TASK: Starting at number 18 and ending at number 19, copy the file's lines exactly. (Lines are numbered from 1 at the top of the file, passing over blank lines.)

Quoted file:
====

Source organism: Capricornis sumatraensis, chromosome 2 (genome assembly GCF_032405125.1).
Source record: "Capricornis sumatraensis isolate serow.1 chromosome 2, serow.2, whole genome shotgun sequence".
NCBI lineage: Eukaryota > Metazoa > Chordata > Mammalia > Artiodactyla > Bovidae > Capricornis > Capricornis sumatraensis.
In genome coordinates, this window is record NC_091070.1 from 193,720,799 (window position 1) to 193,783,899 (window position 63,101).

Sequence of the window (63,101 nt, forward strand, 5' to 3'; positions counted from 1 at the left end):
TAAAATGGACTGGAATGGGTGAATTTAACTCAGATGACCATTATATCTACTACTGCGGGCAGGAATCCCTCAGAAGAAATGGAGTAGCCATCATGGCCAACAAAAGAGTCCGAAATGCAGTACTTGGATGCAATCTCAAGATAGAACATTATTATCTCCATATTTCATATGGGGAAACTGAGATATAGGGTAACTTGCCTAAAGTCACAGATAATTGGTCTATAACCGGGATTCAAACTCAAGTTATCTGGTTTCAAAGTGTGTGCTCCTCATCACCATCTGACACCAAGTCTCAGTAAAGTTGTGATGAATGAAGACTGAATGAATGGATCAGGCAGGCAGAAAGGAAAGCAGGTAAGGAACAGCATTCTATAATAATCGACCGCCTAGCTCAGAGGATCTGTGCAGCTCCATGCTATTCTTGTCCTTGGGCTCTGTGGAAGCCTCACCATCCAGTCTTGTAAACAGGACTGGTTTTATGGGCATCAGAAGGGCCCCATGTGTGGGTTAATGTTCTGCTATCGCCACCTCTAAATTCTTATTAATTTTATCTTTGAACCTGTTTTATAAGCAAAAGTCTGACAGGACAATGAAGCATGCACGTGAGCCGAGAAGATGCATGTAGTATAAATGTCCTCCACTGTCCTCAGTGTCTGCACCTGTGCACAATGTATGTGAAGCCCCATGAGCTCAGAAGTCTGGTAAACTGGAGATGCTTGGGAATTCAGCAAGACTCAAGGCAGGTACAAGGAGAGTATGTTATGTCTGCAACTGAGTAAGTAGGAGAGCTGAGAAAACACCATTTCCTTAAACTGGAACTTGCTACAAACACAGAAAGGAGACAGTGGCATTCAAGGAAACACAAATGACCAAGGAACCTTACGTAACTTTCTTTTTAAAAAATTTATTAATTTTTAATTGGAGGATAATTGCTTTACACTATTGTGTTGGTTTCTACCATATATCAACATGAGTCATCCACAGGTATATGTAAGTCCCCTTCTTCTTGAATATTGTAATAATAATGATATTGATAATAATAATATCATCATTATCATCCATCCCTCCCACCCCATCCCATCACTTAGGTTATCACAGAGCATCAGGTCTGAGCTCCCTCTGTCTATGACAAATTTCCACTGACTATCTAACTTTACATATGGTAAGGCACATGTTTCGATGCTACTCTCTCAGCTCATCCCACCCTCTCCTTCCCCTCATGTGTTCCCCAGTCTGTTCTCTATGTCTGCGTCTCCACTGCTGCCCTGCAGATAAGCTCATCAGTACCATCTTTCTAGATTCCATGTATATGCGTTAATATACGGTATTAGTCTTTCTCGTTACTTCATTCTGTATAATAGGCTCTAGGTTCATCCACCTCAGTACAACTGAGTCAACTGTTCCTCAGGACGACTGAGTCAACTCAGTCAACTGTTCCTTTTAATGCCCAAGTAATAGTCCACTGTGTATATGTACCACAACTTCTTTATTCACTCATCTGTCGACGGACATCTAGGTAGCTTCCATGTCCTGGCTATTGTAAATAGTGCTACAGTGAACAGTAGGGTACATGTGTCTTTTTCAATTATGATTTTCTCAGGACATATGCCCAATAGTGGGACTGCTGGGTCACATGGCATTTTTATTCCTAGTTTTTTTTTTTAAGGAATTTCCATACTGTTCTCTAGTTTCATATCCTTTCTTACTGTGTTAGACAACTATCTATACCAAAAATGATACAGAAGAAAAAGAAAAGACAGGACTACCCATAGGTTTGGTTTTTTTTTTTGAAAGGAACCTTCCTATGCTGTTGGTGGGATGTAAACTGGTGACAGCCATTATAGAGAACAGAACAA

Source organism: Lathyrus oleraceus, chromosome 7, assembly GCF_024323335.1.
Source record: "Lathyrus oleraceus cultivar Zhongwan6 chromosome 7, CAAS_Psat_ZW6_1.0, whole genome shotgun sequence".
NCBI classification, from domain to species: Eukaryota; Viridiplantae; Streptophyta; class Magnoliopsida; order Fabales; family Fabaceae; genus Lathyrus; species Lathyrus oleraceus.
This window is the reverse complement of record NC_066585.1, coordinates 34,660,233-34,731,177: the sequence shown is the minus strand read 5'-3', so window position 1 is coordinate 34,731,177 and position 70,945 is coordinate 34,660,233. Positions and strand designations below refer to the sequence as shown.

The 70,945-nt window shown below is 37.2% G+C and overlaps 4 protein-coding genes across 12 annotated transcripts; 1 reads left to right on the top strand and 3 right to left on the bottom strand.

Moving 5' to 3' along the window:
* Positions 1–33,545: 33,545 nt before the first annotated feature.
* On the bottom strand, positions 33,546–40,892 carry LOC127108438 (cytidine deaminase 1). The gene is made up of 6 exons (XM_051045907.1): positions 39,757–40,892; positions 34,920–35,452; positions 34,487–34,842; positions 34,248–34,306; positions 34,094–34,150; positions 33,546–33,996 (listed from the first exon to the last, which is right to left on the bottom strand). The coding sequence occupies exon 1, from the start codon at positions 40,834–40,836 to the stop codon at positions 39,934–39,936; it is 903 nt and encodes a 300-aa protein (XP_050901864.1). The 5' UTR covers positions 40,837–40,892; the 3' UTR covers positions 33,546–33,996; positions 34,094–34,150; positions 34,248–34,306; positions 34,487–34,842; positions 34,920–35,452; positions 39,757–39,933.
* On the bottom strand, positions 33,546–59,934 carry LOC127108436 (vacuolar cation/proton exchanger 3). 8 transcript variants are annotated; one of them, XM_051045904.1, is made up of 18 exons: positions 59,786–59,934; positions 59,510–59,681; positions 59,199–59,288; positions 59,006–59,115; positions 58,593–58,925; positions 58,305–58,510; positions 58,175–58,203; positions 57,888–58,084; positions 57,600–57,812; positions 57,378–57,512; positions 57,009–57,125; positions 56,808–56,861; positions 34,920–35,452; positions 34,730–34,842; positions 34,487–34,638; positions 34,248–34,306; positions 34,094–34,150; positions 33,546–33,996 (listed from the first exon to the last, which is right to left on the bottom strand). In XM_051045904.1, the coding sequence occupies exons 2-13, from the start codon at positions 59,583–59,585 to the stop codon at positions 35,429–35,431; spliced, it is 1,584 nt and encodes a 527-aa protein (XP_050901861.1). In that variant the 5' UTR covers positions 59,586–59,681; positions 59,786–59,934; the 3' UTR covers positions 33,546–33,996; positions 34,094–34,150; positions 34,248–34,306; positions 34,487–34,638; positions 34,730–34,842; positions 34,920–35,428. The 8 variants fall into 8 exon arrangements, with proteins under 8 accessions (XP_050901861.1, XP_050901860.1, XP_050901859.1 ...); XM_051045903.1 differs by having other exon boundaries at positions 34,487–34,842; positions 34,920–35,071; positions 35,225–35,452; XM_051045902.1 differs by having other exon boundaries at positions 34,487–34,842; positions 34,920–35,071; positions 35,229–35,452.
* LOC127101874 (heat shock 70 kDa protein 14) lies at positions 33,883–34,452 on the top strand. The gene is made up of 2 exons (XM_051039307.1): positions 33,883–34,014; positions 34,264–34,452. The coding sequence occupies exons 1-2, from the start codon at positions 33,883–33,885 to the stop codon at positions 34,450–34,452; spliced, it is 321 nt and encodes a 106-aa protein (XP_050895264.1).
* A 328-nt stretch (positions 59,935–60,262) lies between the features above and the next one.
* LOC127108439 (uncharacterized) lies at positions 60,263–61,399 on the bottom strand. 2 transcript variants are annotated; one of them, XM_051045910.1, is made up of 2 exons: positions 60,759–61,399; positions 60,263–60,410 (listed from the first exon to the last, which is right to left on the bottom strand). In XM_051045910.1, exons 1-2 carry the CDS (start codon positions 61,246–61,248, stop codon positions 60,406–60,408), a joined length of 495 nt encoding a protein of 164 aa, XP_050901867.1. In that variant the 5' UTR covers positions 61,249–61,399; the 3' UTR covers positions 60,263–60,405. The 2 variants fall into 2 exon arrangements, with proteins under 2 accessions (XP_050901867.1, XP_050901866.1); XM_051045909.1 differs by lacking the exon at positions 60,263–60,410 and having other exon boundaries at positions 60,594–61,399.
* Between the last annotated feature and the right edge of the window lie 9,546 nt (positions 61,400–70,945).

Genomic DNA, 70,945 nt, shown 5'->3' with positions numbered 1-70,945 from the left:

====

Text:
* LOC127108439 (uncharacterized) lies at positions 60,263–61,399 on the bottom strand. 2 transcript variants are annotated; one of them, XM_051045910.1, is made up of 2 exons: positions 60,759–61,399; positions 60,263–60,410 (listed from the first exon to the last, which is right to left on the bottom strand). In XM_051045910.1, exons 1-2 carry the CDS (start codon positions 61,246–61,248, stop codon positions 60,406–60,408), a joined length of 495 nt encoding a protein of 164 aa, XP_050901867.1. In that variant the 5' UTR covers positions 61,249–61,399; the 3' UTR covers positions 60,263–60,405. The 2 variants fall into 2 exon arrangements, with proteins under 2 accessions (XP_050901867.1, XP_050901866.1); XM_051045909.1 differs by lacking the exon at positions 60,263–60,410 and having other exon boundaries at positions 60,594–61,399.
* Between the last annotated feature and the right edge of the window lie 9,546 nt (positions 61,400–70,945).